THIS MONTH marks the 40th anniversary of a five-part series in SI that remains among the most powerful and socially significant pieces ever to appear in these pages. The Black Athlete—A Shameful Story (SI, July 1, 1968) explored the experience of African-Americans in sports with depth and detail—often stark, saddening detail—that much of white America had never before confronted. Senior editor Jack Olsen and a network of correspondents spent four months interviewing hundreds of athletes, coaches and educators, both black and white, and came away with a portrait of the "Negro athlete," to use the term more common to those times, as isolated, exploited and dehumanized, with an anger at that treatment that was boiling just beneath the surface.
It's easy to be horrified by some of the attitudes expressed in the series, yet comforted as well by how enlightened sporting America, 40 years later, looks in comparison. The first quote in the opening story is: "In general, the nigger athlete is a little hungrier, and we have been blessed with having some real outstanding ones. We think they've done a lot for us, and we think we've done a lot for them." Those were not the words of some shock jock or blowhard pundit. They were from George McCarty, then the athletic director at Texas--El Paso. We can read that statement secure in the knowledge that if it had been uttered today, McCarty would have gone the way of Jimmy the Greek, Al Campanis, Rush Limbaugh and Don Imus—vilified, pink-slipped and immediately inducted into the Racial Stupidity Hall of Fame.
That's because when blatant racism arises in 21st-century American sports, we can barely contain our excitement. We stone the offenders in the town square, not so much to make an example of them but to reassure ourselves that we are no longer the culture that Olsen wrote about 40 years ago. When someone uses taboo words or images—when a broadcaster offhandedly jokes about lynching in reference to Tiger Woods or a radio personality describes black women basketball players as "nappy-headed hos"—it's like a fastball down the middle. We are almost gleeful in our rush to punishment, eager to prove that we don't stand for that sort of thing anymore.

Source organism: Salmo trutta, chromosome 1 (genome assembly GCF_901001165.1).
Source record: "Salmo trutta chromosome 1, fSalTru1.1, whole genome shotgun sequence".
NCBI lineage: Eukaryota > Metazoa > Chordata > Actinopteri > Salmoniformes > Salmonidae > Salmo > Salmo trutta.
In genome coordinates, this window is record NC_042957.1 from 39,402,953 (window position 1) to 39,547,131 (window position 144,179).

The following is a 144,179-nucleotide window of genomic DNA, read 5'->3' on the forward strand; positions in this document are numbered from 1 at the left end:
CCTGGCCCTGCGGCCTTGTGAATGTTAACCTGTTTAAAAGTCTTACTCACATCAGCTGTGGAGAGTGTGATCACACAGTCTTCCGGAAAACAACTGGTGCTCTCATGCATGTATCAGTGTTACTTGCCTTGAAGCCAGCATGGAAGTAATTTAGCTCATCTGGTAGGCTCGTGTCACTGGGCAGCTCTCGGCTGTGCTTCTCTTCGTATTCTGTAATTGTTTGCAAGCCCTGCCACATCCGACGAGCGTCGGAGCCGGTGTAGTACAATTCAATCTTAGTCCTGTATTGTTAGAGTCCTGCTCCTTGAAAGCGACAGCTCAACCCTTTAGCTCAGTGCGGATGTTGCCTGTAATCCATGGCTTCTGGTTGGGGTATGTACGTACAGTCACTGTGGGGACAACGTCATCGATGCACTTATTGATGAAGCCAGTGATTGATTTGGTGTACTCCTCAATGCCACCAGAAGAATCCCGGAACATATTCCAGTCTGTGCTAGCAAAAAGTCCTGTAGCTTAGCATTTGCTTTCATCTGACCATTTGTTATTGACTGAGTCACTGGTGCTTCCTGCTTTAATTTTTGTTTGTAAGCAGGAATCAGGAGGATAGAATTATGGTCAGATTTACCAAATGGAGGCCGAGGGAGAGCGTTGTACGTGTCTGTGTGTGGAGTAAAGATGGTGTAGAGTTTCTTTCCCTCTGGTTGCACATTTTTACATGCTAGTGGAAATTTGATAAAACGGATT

But matters of race aren't always so cut-and-dried, and when they get less obvious, the culture grows clumsier. No longer outcasts once they're away from the field or court, black athletes are now idolized by mainstream society—up to a point. Corporate America makes millions by capitalizing on white suburban kids' desire to rock the latest LeBron James sneakers and their dads' urge to go to games decked out in LaDainian Tomlinson jerseys. Teams pump hip-hop through the loudspeakers at arenas and profit from the cachet that comes with having rap artists sitting courtside.
Yet those same corporate entities want to keep that culture at arm's length, lest it get too threatening to the paying customers. Thus we have the airbrushing of Allen Iverson's tattoos in an NBA-produced magazine, and the league's dress code, which makes sure the players won't look too much like some of the musical artists the league otherwise embraces. You may call it racist and hypocritical; they call it good business.